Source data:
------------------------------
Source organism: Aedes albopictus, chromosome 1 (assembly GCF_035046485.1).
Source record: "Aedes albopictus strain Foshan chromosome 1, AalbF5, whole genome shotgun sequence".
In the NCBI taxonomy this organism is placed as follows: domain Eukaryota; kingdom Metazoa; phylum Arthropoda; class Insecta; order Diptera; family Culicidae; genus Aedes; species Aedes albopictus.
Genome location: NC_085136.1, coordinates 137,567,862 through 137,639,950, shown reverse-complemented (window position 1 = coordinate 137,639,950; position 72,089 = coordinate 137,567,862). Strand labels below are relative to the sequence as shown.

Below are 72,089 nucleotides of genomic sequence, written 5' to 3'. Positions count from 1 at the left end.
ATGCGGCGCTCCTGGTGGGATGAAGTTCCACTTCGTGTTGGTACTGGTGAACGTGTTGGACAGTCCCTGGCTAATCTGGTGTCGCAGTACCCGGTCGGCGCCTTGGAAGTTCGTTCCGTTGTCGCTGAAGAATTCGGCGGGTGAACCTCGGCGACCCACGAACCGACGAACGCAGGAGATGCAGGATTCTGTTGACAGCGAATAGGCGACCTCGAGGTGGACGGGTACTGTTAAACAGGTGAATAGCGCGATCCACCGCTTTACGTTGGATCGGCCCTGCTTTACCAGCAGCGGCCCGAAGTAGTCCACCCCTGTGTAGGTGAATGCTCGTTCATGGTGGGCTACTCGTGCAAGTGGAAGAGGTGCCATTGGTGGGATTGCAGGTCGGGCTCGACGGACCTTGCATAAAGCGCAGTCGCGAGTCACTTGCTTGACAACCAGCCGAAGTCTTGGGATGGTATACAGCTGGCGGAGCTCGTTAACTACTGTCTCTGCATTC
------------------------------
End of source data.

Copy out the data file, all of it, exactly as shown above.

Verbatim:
Source organism: Aedes albopictus, chromosome 1 (assembly GCF_035046485.1).
Source record: "Aedes albopictus strain Foshan chromosome 1, AalbF5, whole genome shotgun sequence".
In the NCBI taxonomy this organism is placed as follows: domain Eukaryota; kingdom Metazoa; phylum Arthropoda; class Insecta; order Diptera; family Culicidae; genus Aedes; species Aedes albopictus.
Genome location: NC_085136.1, coordinates 137,567,862 through 137,639,950, shown reverse-complemented (window position 1 = coordinate 137,639,950; position 72,089 = coordinate 137,567,862). Strand labels below are relative to the sequence as shown.

Below are 72,089 nucleotides of genomic sequence, written 5' to 3'. Positions count from 1 at the left end.
ATGCGGCGCTCCTGGTGGGATGAAGTTCCACTTCGTGTTGGTACTGGTGAACGTGTTGGACAGTCCCTGGCTAATCTGGTGTCGCAGTACCCGGTCGGCGCCTTGGAAGTTCGTTCCGTTGTCGCTGAAGAATTCGGCGGGTGAACCTCGGCGACCCACGAACCGACGAACGCAGGAGATGCAGGATTCTGTTGACAGCGAATAGGCGACCTCGAGGTGGACGGGTACTGTTAAACAGGTGAATAGCGCGATCCACCGCTTTACGTTGGATCGGCCCTGCTTTACCAGCAGCGGCCCGAAGTAGTCCACCCCTGTGTAGGTGAATGCTCGTTCATGGTGGGCTACTCGTGCAAGTGGAAGAGGTGCCATTGGTGGGATTGCAGGTCGGGCTCGACGGACCTTGCATAAAGCGCAGTCGCGAGTCACTTGCTTGACAACCAGCCGAAGTCTTGGGATGGTATACAGCTGGCGGAGCTCGTTAACTACTGTCTCTGCATTC